- Reforming Negative Gearing – our proposal that negative gearing for future investments would end, with existing investments grandfathered. This would stop billions of dollars each year being used to unfairly subsidise property investors at the expense of housing affordability. Our plan to phase out Negative gearing would increase the revenue available to address the housing needs of all Australians, and would generate over $42 billion over ten years.
- Capital Gains Tax Discount Reform – the current 50% discount on income earnt from investments should be removed to stop the structural unfairness in the tax system and benefits the wealthiest Australians. It would generate as much as $74 billion over the next decade, or $127 billion when combined with negative gearing reform.
- Funding homelessness services – we are committed to doubling the federal funding for homelessness services at a cost of $507 million a year, and to signing a new ten year National Partnership Agreement on Homelessness (at a cost of $320 million a year), to provide ongoing security for this vital sector.
A new deal for renters – introducing a national standard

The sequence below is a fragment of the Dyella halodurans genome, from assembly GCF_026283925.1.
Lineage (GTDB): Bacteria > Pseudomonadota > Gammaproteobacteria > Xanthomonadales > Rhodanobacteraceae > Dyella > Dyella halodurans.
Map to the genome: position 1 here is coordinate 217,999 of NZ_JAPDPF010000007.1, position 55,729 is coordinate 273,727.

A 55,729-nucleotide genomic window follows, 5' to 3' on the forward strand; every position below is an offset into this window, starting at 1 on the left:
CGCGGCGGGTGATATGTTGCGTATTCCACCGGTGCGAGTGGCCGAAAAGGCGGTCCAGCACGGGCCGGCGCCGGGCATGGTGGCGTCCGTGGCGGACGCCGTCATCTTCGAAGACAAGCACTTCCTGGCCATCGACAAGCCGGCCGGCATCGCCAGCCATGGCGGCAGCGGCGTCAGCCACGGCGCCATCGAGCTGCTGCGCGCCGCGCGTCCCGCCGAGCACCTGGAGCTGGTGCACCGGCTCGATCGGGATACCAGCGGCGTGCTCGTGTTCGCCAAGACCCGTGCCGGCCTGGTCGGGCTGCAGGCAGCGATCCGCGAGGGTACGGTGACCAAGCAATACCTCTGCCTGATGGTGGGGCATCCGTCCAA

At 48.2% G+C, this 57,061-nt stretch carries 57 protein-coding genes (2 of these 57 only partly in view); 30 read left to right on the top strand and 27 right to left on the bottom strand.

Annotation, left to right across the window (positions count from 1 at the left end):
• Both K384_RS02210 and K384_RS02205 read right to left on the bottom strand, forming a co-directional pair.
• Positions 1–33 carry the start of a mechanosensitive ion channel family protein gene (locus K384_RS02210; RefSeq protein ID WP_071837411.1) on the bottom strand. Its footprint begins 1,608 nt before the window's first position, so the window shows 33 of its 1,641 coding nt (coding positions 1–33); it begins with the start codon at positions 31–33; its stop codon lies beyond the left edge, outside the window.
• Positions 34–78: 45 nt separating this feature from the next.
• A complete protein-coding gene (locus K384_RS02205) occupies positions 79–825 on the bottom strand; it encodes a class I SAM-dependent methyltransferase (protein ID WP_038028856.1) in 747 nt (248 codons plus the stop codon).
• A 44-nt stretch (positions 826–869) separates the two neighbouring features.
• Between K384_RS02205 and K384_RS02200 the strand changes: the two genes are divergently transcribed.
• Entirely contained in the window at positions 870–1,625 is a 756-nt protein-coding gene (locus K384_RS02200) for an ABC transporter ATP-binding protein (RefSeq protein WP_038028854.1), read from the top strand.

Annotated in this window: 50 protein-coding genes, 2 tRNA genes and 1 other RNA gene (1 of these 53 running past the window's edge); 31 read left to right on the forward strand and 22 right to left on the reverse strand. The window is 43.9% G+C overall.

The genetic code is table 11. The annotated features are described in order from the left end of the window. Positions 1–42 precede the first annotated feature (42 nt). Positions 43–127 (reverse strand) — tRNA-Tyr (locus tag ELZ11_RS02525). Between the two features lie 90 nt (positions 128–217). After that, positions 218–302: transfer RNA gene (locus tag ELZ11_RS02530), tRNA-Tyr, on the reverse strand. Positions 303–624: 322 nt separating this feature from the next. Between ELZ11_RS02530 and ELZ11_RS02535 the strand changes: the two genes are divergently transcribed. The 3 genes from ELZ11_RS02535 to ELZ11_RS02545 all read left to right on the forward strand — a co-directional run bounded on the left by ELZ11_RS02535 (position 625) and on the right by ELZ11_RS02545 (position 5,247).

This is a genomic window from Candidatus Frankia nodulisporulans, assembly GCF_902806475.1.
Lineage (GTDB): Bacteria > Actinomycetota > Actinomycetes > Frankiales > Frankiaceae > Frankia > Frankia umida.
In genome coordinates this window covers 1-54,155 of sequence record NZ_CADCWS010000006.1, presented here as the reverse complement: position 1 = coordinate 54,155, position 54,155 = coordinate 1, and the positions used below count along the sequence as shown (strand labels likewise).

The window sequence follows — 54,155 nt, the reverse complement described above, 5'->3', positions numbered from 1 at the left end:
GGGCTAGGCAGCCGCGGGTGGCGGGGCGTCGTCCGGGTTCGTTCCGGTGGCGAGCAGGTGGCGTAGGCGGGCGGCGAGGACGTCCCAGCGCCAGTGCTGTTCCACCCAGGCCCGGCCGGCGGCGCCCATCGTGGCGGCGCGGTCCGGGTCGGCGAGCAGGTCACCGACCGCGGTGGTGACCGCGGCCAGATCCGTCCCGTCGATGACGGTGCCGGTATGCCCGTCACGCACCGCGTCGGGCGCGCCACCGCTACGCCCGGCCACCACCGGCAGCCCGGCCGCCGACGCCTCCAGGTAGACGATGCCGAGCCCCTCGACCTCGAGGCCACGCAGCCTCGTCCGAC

Our rental market is broken and it’s time to take urgent action to improve the conditions for 2.4 million Australian households living in rental housing. The Greens are the only party standing up for renters and for a better, fairer housing system.
The Greens have a vision for a rental market that treats renters fairly, where strong, basic standards are met and long term or lifetime renters have better security of tenure in their home.
Recent media releases:
- Budget abandons housing affordability 4 May 2016
- Greens housing affordability 2016 election pledge 20 April 2016
- Capital Gains Tax initiative 4 April 2016
Below are some links to independent publications which cover various aspects of housing affordability. The Greens do not necessarily endorse the content of these publications but we provide them as interesting background.
Anglicare Australia’s member agencies conducted the annual Rental Affordability Snapshot over a weekend in April 2016, with the aim of highlighting the difficulty in finding affordable and appropriate rental properties for low income households. The findings revealed that for households reliant on income support payments, finding appropriate and affordable housing is almost impossible.
Anglicare considers there are five key policy areas to improve housing affordability for low income households, which requires commitment from key stakeholders: